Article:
Run a Mainnet Node

Fetch / Build Binaries

You have a couple options for fetching / building binaries. The source code lives at We recommend using Docker because a lot of the behind the scenes complexities are handled for you.


git clone
cd bitbadges-docker
docker build -t bitbadgeschaind .

By default, it builds all necessary binaries for all upgrades from genesis. Of you just want the latest binary, you can add the flags --build-arg BUILD_LATEST_ONLY=true to the build command.

docker build --build-arg BUILD_LATEST_ONLY=true -t bitbadgeschaind .


Download the executable directly. For the latest releases, check the releases page. Choose the correct executable for your machine and operating system.



If this is your first time downloading, you will need to also download the Wasm VM runtime library as well. This is the file and should be placed into /usr/lib. If not, you will get "error while loading shared libraries: cannot open shared object file: No such file or directory".


mv /usr/lib/

Build from Source

If building from source, we refer you to the README of the repository.

Handling Upgrades - Cosmovisor

BitBadges handles binary upgrades using Cosmovisor, a tool for automating software upgrades in Cosmos SDK-based blockchains with zero downtime enabling the chain to continue operating. You can find detailed information in the Cosmos documentation and the Cosmovisor documentation. We use Cosmos SDK v0.47.5, so please use a compatible Cosmovisor version. It is expected all validators are using Cosmovisor.

Upgrades will be announced in the Discord and are facilitated with the x/upgrades module behind the scenes. You, as the node operator, will have until the upgrade time to successfully handle the upgrade. If not completed by upgrade time, your node will halt at the upgrade height. If your node is a validator, it will be slashed.


Setting Up

No additional setup is required.

New Upgrades

If you are running with Docker, all you need to do is simply pull the latest build and restart. All binary upgrades are handled for you within the build.

# Stop executable
git pull # from the bitbadges-docker repo
docker build -t bitbadgeschaind .
# Restart executable with same command


Installing Cosmovisor

The first step is to download Cosmovisor as an executable using their documentation. Below is the Dockerized way we do it.

FROM --platform=linux golang:1.21 AS builder

RUN apt-get update && apt-get install -y git curl
RUN apt-get install -y make wget

RUN git clone --depth 1 --branch ${COSMOS_VERSION}

WORKDIR /root/cosmos-sdk/tools/cosmovisor

RUN make cosmovisor

Installing Cosmovisor

You will then need to set the following environment variables. The DAEMON_HOME will be the home of your config files.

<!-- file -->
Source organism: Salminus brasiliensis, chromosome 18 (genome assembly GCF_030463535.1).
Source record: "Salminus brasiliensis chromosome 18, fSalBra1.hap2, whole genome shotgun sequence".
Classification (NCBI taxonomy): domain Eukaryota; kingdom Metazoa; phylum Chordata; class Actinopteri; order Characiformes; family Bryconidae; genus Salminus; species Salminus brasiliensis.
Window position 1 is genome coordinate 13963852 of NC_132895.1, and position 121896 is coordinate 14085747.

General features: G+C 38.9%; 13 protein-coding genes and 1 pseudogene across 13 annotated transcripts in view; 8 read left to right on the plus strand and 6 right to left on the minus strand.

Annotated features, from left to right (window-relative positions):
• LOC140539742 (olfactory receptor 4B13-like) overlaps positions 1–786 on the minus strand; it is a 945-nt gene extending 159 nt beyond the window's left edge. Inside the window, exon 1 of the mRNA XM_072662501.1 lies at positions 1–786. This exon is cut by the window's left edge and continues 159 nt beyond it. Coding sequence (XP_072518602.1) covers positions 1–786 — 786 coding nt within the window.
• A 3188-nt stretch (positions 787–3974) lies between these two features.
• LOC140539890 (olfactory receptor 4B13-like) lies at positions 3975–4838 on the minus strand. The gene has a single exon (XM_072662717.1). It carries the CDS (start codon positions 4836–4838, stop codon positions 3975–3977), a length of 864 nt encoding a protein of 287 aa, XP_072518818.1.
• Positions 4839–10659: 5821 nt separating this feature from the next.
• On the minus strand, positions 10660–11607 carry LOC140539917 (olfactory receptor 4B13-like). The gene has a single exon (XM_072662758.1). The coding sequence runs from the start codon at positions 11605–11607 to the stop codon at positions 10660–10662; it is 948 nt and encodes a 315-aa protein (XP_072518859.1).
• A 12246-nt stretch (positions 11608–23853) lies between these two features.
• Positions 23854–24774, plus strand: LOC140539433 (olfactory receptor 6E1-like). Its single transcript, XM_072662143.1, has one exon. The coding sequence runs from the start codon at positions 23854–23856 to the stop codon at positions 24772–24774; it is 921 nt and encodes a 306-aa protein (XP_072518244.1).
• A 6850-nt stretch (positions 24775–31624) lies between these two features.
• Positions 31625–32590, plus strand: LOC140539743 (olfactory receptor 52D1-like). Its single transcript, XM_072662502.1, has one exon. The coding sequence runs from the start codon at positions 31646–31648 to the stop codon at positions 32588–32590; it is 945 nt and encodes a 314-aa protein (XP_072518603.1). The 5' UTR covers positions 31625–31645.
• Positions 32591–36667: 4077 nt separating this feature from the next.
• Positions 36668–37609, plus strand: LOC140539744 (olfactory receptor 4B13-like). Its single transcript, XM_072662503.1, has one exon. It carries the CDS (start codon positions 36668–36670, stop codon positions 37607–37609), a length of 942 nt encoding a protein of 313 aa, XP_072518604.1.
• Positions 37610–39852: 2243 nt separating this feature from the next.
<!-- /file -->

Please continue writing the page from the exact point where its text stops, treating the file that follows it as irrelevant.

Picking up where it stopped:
Initializing Executables

Then, run the following to setup your Cosmovisor directory. The executable should be named bitbadgeschaind (if not, please rename).

cosmosvisor init ./bitbadgeschaind

This will create the necessary folders and copy the executable into the DAEMON_HOME/cosmovisor/genesis/bin.

IMPORTANT: Depending on your sync method (explained later), you will need to download all relevant executables. If you are syncing from genesis, you will need all executables to be able to sync to the current state. If you are syncing from a later time, you will only need the binaries used after that time. See Adding Upgrades below. You must repeat this process for all such executables.

Adding Upgrades

For a given upgrade, it will have a new binary and a <upgrade-name>. <upgrade-name> is the name used in the x/upgrade module when proposing a new software upgrade.

Depending on your version of cosmovisor, you may be able to run the following. Again, make sure the binary name is bitbadgeschaind.

cosmovisor add-upgrade ... 

Or, to manually upgrade, do the following.

  1. Download the new binary and name it bitbadgeschaind. Do this in a separate folder to not interfere with anything currently running.

  2. Create the DAEMON_HOME/cosmovisor/upgrades/<upgrade-name> and DAEMON_HOME/cosmovisor/upgrades/<upgrade-name>/bin directory.

  3. Copy the new upgrade executable to the folder (keeping its name as bitbadgeschaind).

# upgrade name = abc123
RUN mkdir ${DAEMON_HOME}/cosmovisor/upgrades/abc123/
RUN mkdir ${DAEMON_HOME}/cosmovisor/upgrades/abc123/bin
RUN cp /path_to_executable ${DAEMON_HOME}/cosmovisor/upgrades/abc123/bin/bitbadgeschaind


Depending on your setup method, you may have different commands to run the binary. Throughout the rest of this documentation, we use RUN_COMMAND to avoid repeating ourselves. Please replace your command wherever you see RUN_COMMAND


cosmovisor run ....


./bitbadgeschaind ....


# Replace DAEMON_HOME, <moniker>, and CHAIN_ID
docker run -it \